Phishing on the rise

Most users put away the rod and reel in winter, but not phishers.

A recent analysis by a security industry group found that e-mail fraud attacks grew by 50 percent in January over the month before. The Anti-Phishing Working Group said it counted 176 new attacks during the month, an average of 5.7 each day.

'Phishing' has become the term for spoofing return addresses, links and brand-name information to trick recipients into disclosing personal and financial data. The fraudulent messages in a phishing expedition usually are not targeted but simply broadcast to as many addresses as possible. The anti-phishing group reported that up to 5 percent of recipients do respond to the faked e-mails.

The Federal Trade Commission received more than 500,000 complaints of consumer fraud and ID theft last year, up from 400,000 in 2002. Internet fraud accounted for 55 percent of all reports last year, up from 45 percent the year before.

Victims reported losses of $437 million in 2003, $200 million of that from Internet fraud.

Phishing not only is getting more common, it is more sophisticated. About 8 percent of the attacks in January used a vulnerability in the Microsoft Internet Explorer browser that lets Web addresses be disguised to send victims to a fraudulent address. More of the attacks also are fooling recipients into downloading malicious code, such as key-loggers and back doors that leave computers vulnerable to future exploitation.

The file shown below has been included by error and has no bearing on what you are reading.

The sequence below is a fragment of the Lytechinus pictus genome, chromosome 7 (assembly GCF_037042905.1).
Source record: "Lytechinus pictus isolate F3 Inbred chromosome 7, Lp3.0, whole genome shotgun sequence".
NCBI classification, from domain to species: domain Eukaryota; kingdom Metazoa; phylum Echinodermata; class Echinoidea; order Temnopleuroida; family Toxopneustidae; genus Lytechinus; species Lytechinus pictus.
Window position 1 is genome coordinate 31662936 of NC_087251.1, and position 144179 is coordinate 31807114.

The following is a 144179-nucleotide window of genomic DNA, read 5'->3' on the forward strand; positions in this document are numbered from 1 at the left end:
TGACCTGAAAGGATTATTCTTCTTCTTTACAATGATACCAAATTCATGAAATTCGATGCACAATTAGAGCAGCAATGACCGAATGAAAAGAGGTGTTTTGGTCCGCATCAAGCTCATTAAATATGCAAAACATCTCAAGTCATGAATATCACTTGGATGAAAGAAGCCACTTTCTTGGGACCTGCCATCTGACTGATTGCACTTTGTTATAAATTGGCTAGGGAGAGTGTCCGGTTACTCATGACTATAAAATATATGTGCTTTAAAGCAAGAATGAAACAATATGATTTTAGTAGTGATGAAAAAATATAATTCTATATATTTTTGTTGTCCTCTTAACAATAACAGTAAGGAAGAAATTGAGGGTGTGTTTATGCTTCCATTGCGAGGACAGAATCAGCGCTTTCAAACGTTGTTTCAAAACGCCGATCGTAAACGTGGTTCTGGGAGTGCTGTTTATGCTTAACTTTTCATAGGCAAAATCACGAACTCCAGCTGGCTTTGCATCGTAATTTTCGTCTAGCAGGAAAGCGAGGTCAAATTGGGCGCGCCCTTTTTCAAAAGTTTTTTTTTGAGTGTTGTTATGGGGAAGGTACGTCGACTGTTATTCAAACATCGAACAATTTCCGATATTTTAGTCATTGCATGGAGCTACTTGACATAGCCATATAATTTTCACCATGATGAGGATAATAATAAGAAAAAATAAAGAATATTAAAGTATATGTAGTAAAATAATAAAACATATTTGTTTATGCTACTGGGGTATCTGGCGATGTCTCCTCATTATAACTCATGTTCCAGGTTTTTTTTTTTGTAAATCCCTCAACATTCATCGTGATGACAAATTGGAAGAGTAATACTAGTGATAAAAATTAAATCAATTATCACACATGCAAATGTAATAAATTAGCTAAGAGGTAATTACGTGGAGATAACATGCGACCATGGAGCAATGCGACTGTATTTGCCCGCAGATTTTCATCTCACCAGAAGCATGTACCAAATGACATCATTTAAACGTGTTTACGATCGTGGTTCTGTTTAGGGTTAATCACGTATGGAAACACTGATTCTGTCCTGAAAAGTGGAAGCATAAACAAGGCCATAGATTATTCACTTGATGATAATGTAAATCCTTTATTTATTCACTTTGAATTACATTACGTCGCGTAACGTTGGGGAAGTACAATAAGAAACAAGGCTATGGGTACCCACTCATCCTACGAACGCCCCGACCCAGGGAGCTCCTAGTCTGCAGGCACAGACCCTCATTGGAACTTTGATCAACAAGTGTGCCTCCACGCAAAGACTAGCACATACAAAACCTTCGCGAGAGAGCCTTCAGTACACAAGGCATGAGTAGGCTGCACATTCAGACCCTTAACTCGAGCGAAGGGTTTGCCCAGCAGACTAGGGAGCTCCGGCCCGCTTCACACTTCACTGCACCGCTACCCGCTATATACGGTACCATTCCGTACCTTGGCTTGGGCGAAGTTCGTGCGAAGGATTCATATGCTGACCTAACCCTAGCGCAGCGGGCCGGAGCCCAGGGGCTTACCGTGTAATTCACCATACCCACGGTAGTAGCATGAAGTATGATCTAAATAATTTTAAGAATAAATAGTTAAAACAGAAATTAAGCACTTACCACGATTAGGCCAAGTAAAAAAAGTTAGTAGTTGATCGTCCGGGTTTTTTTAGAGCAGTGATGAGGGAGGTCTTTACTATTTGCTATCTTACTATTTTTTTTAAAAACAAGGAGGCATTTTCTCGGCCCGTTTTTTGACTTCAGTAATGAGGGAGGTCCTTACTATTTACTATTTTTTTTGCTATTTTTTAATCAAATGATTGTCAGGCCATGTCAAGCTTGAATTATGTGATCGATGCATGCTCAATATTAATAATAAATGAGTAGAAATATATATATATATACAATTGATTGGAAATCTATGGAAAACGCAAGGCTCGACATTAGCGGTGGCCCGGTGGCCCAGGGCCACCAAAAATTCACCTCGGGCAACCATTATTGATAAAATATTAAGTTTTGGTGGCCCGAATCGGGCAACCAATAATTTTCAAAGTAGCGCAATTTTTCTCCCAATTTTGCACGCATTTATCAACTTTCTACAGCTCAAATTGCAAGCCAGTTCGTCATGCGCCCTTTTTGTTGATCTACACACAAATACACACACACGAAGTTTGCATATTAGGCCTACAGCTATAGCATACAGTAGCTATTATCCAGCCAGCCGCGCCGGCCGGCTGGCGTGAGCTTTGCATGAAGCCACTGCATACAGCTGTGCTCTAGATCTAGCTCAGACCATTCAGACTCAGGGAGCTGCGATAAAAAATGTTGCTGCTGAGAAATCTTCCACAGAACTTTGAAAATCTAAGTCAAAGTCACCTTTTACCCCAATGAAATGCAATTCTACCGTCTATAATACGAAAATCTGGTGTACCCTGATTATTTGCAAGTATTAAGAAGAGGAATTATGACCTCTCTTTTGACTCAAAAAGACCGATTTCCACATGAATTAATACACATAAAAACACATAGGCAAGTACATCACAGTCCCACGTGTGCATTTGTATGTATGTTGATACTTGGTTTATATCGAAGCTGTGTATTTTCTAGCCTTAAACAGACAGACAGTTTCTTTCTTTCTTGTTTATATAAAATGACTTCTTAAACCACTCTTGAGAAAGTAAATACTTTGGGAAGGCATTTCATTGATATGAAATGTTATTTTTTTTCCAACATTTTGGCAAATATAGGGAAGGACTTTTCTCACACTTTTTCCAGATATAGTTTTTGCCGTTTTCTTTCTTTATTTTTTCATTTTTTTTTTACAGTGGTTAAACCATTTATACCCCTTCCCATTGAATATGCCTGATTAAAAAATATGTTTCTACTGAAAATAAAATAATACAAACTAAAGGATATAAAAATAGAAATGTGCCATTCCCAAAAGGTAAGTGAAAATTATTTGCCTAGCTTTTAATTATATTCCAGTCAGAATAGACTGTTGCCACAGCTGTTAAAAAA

'The spam epidemic has evolved from a nuisance to a real security threat of financial crime and identity theft,' said Dave Jevans, chairman of the anti-phishing group.

Besides direct financial harm to victims, phishing also undermines the reputations of legitimate online companies whose identities are spoofed.

The most commonly spoofed address in January was, and the most commonly spoofed sector was financial services.

About the Author

William Jackson is a Maryland-based freelance writer.


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